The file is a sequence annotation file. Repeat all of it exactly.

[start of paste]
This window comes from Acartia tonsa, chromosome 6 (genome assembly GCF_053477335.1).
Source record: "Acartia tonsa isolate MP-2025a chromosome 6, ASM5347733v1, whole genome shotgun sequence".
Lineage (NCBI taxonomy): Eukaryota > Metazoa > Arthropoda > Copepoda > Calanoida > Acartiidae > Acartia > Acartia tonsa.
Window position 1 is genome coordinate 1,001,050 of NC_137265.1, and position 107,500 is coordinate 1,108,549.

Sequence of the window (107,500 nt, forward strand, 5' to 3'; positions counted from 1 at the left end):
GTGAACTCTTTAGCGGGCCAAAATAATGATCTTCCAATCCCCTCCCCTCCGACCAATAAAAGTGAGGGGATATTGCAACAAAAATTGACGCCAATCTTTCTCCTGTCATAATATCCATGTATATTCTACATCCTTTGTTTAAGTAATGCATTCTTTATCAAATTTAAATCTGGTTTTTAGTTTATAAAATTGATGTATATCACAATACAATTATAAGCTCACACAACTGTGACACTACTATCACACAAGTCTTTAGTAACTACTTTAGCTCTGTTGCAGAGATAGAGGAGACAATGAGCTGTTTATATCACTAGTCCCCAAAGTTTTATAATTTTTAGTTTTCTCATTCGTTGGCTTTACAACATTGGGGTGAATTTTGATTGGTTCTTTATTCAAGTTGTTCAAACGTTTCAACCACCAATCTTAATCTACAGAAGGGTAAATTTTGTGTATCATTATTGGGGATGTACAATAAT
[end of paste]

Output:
This window comes from Acartia tonsa, chromosome 6 (genome assembly GCF_053477335.1).
Source record: "Acartia tonsa isolate MP-2025a chromosome 6, ASM5347733v1, whole genome shotgun sequence".
Lineage (NCBI taxonomy): Eukaryota > Metazoa > Arthropoda > Copepoda > Calanoida > Acartiidae > Acartia > Acartia tonsa.
Window position 1 is genome coordinate 1,001,050 of NC_137265.1, and position 107,500 is coordinate 1,108,549.

Sequence of the window (107,500 nt, forward strand, 5' to 3'; positions counted from 1 at the left end):
GTGAACTCTTTAGCGGGCCAAAATAATGATCTTCCAATCCCCTCCCCTCCGACCAATAAAAGTGAGGGGATATTGCAACAAAAATTGACGCCAATCTTTCTCCTGTCATAATATCCATGTATATTCTACATCCTTTGTTTAAGTAATGCATTCTTTATCAAATTTAAATCTGGTTTTTAGTTTATAAAATTGATGTATATCACAATACAATTATAAGCTCACACAACTGTGACACTACTATCACACAAGTCTTTAGTAACTACTTTAGCTCTGTTGCAGAGATAGAGGAGACAATGAGCTGTTTATATCACTAGTCCCCAAAGTTTTATAATTTTTAGTTTTCTCATTCGTTGGCTTTACAACATTGGGGTGAATTTTGATTGGTTCTTTATTCAAGTTGTTCAAACGTTTCAACCACCAATCTTAATCTACAGAAGGGTAAATTTTGTGTATCATTATTGGGGATGTACAATAAT